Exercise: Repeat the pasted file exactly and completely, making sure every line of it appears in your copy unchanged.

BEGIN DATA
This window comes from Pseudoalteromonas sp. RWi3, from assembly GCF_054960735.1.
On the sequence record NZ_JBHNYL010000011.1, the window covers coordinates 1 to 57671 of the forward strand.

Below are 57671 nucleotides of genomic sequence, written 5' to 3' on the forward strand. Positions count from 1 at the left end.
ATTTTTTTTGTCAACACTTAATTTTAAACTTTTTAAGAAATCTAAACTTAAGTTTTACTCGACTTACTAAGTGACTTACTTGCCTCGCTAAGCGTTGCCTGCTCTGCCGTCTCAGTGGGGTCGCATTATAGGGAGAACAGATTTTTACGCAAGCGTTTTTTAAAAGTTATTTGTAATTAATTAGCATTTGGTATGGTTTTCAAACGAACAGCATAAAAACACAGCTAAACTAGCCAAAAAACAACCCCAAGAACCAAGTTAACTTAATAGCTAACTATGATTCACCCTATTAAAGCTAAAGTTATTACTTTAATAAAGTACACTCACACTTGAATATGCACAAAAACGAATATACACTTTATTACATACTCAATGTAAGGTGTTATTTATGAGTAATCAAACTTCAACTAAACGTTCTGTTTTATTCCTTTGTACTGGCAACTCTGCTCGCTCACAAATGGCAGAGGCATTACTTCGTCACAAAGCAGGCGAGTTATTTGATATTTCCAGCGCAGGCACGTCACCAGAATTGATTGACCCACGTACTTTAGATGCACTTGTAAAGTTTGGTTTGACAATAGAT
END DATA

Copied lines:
This window comes from Pseudoalteromonas sp. RWi3, from assembly GCF_054960735.1.
On the sequence record NZ_JBHNYL010000011.1, the window covers coordinates 1 to 57671 of the forward strand.

Below are 57671 nucleotides of genomic sequence, written 5' to 3' on the forward strand. Positions count from 1 at the left end.
ATTTTTTTTGTCAACACTTAATTTTAAACTTTTTAAGAAATCTAAACTTAAGTTTTACTCGACTTACTAAGTGACTTACTTGCCTCGCTAAGCGTTGCCTGCTCTGCCGTCTCAGTGGGGTCGCATTATAGGGAGAACAGATTTTTACGCAAGCGTTTTTTAAAAGTTATTTGTAATTAATTAGCATTTGGTATGGTTTTCAAACGAACAGCATAAAAACACAGCTAAACTAGCCAAAAAACAACCCCAAGAACCAAGTTAACTTAATAGCTAACTATGATTCACCCTATTAAAGCTAAAGTTATTACTTTAATAAAGTACACTCACACTTGAATATGCACAAAAACGAATATACACTTTATTACATACTCAATGTAAGGTGTTATTTATGAGTAATCAAACTTCAACTAAACGTTCTGTTTTATTCCTTTGTACTGGCAACTCTGCTCGCTCACAAATGGCAGAGGCATTACTTCGTCACAAAGCAGGCGAGTTATTTGATATTTCCAGCGCAGGCACGTCACCAGAATTGATTGACCCACGTACTTTAGATGCACTTGTAAAGTTTGGTTTGACAATAGAT